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  1. Radical surgery for gallbladder cancer. Results of the French Surgical Association survey.

    Article - En anglais


    Gallbladder carcinoma is a highly lethal disease.

    The advantages of radical surgery remain controversial.

    The authors'objective was to evaluate the effectiveness of an aggressive approach to gallbladder carcinoma on long-term survival.


    A questionnaire was sent to 73 institutions in France, Europe, and overseas.

    Data, from 724 patients treated between 1980 and 1989, were analyzed for patient sex and age, associated hepatobiliary diseases, symptoms and signs, diagnostic tests, operative management, pathology reports and survival.

    Seventy-eight percent of the patients were women, and 22% were men.

    Gallstones were present in 86% of the cases.

    Four percent of the patients had Tis lesions, 11% had T1 to T2 lesions, and 85% had T3 to T4 lesions.


    Twenty-three percent of the patients underwent curative operations, and 77% had a palliative treatment (25% of the patients underwent exploratory laparotomy).

    Exploratory laparotomy was followed by the highest mortality rate (66%), and older patients (>70 years) had a higher operative risk.

    The overall median survival was 3 months, and long-term survival correlated with cancer stage : Tis>60 months, T1 to T2>22 months, and T3 to T4 2 to 8 months.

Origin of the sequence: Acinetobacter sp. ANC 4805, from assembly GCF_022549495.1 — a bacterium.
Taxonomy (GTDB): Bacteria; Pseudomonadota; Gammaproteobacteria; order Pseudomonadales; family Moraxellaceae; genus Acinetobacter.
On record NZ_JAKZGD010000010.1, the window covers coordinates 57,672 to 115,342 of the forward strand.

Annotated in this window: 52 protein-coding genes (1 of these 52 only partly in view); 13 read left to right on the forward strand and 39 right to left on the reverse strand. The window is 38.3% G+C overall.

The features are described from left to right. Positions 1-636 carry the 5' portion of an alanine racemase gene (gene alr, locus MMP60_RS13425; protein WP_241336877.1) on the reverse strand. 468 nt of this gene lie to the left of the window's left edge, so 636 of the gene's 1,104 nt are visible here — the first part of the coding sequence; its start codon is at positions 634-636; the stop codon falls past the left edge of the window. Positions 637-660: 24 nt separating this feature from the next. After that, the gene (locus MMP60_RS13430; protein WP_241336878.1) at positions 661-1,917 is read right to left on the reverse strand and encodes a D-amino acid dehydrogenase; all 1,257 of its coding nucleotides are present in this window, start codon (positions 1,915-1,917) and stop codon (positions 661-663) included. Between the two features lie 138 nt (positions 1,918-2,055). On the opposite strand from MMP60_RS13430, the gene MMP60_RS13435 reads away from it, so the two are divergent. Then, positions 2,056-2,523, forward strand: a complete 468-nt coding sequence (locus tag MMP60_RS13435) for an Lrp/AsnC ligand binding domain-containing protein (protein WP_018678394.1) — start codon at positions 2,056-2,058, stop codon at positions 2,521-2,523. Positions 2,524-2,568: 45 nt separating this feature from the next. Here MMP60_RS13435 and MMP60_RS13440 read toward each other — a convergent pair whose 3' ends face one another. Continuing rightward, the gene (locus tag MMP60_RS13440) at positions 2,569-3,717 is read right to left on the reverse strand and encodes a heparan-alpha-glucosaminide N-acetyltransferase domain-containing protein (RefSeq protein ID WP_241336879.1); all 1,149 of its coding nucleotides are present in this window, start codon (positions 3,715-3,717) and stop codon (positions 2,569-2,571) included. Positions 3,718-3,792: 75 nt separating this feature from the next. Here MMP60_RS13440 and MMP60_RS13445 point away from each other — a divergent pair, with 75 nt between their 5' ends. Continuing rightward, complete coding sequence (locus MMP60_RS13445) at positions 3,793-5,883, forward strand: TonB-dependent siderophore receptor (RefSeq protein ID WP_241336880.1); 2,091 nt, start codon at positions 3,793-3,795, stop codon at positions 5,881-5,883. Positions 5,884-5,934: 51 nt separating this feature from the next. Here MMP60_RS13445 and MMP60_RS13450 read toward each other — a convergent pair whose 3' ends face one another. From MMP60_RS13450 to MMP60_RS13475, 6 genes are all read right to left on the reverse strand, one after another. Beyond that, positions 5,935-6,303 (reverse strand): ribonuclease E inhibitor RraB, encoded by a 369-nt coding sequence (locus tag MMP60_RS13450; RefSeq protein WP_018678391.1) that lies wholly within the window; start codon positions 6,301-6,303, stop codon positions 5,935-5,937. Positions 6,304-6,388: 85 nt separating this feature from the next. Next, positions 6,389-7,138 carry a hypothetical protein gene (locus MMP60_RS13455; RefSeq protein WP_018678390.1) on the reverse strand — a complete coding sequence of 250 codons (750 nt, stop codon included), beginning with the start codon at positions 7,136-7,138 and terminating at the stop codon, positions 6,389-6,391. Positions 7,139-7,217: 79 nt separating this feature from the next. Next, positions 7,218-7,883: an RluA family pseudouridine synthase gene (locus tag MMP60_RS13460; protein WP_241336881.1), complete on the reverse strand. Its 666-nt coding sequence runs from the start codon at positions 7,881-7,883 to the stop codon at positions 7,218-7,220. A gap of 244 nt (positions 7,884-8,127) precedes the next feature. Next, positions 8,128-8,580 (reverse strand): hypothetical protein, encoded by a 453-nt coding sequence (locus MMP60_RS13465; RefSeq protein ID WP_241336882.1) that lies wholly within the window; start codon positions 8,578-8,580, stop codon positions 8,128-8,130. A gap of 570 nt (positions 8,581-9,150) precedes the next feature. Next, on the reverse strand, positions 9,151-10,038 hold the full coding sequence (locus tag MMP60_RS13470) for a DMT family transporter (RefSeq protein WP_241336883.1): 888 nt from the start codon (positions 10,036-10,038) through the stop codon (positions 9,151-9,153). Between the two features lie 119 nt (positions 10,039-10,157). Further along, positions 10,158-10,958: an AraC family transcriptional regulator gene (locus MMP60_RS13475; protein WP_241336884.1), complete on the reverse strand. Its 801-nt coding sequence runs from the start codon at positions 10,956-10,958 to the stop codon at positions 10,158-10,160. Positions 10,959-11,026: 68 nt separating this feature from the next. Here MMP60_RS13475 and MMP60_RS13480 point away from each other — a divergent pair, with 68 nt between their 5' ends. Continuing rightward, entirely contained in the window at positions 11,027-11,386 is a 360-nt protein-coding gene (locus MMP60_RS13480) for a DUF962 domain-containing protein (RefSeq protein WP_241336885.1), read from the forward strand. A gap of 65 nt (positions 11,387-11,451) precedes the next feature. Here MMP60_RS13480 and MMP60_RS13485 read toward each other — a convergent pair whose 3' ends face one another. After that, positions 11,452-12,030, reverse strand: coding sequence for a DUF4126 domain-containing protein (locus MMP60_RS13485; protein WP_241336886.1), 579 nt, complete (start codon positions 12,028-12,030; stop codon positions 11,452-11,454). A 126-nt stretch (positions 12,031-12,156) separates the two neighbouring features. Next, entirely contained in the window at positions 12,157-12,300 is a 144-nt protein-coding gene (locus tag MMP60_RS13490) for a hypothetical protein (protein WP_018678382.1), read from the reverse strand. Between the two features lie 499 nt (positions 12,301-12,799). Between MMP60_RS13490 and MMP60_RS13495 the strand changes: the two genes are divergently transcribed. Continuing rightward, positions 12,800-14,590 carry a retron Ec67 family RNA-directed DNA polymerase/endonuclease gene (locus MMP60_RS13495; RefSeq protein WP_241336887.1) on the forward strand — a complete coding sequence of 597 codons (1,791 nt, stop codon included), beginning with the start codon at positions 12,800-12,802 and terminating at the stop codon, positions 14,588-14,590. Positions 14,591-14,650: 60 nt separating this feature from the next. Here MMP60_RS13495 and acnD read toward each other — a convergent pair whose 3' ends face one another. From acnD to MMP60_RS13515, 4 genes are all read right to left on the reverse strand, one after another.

Projected five-year survival for cancers limited to the gallbladder and treated by simple cholecystectomy was 93%, 18% and 10% for Tis, T1 and T2 respectively. (...)

    Mots-clés Pascal : Vésicule biliaire, Tumeur maligne, Questionnaire, Chirurgie, Radical, Evaluation, Survie, Long terme, Etude comparative, Méthodologie, France, Europe, Association, Chirurgien, Homme, Appareil digestif pathologie, Voie biliaire pathologie, Technique

    Mots-clés Pascal anglais : Gallbladder, Malignant tumor, Questionnaire, Surgery, Radical, Evaluation, Survival, Long term, Comparative study, Methodology, France, Europe, Association, Surgeon, Human, Digestive diseases, Biliary tract disease, Technique

    Logo du centre Notice produite par :
    Inist-CNRS - Institut de l'Information Scientifique et Technique

    Cote : 99-0403187

    Code Inist : 002B25G03. Création : 22/03/2000.